February 2012

First Nations and human relations

Running Deer Resources’ holistic approach

By Alexandra Lopez-Pacheco

Five years ago, Jamie Saulnier, founder of Winnipegbased construction company Connotec Inc., embarked on finding a solution to the skilled labour shortage in his business by tapping into Aboriginal communities. Little did he know then that by the summer of 2010, the pilot Aboriginal training program he had developed to hire people from the Nisichawayasihk Cree Nation would garner The Globe and Mail’s attention and be described as nothing less than one of the most ambitious First Nations apprenticeship programs in Canada.

“I got calls from companies from all over North and South America, from as far away as Australia, inquiring how they could take what we’d done and apply it to their organization,” says Saulnier. He realized that there was both a need and a potential to take his initiative further. By the end of 2011, he had renamed his company Running Deer Resources (RDR) and launched a new division dedicated to helping Aboriginal communities and the private sector eliminate the roadblocks that stop them from working together to solve their respective challenges.

Kliff Lengwenus, vice-president of RDR, took over the day-to-day operations of the company’s construction division, whose clients have included Vale, Goldcorp, HudBay Minerals and Crowflight Minerals (now CaNickel Mining). Saulnier then turned his attention to building the new Aboriginal consulting division.

An ear for business

What makes Running Deer’s approach radically different is that it began with a lot of listening. Since 2007, Saulnier listened to countless Aboriginal Peoples, including the Assembly of Manitoba Chiefs and the Manitoba Keewatinowi Okimakanak, a regional Chiefs organization for northern Manitoba, as well as mining companies and others in the private sector and government. And the reason he listened so much is that from day one he knew that unless he understood each perspective, his solution would be doomed to fail.

“I had to understand Aboriginal politics, the companies’ needs, where they were contractually – everything that’s involved between a community and a mining company – and how the governments work,” says Saulnier. “I put all three (Aboriginals, mining companies and government) into separate categories and tackled them individually.”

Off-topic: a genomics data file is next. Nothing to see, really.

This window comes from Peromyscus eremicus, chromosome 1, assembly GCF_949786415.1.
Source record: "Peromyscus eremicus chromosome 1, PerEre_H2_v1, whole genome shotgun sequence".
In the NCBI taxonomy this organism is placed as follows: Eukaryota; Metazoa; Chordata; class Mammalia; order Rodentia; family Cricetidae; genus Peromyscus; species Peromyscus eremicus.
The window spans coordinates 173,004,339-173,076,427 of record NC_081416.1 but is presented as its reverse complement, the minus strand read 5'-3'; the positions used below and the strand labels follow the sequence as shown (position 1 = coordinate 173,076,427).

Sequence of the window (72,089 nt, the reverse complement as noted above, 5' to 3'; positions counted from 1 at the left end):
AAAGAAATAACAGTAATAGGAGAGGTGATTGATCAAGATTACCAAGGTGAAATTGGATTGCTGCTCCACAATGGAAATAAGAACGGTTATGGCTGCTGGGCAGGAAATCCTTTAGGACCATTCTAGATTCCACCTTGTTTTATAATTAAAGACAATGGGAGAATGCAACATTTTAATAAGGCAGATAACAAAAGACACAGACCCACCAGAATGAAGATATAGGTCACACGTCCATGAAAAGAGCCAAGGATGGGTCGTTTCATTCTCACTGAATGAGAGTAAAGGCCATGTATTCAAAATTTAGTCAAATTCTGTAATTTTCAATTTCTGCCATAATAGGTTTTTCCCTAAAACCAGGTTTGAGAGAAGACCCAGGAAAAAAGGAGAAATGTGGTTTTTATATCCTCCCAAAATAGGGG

He hired people at various times to help him with the research, including Aboriginal students from the universities’ business programs. “I listened to Aboriginal Chiefs and business leaders. Every time we turned a new stone, we found something else we had to research and understand,” Saulnier says.

As he listened, he identified some key issues. One was that most of the Aboriginal communities he spoke with had little or no human resources and training systems in place. “They are not set up from an HR standpoint,” Saulnier explains. If a construction or mining company contacted a community looking for manpower, the communities simply had no database or tools to provide them with the information. So he and his team developed an HR information system specifically for the communities – one that they can manage themselves.

There is a personal aspect to this work for Saulnier as well because, although not Aboriginal himself, he grew up in northern Ontario, and very early on became a passionate believer in empowering Aboriginal communities to become self sufficient. “We are now able to go into a community and assess where they are at in terms of an HR system and we put together a report card for them,” he says. “With that, we have the ability to work in partnership with the community to introduce our HR system and train employment coordinators to manage it. Our system allows an individual to sit down with the coordinator and answer key questions, which are all geared towards building a resume for the needs of a construction or mining company. That resume then goes into the community database, which identifies the people who are ready to work right now, the people who are close to being ready and the people who need a lot of training to be ready.”

Page 1 of 2. Next
Post a comment


PDF Version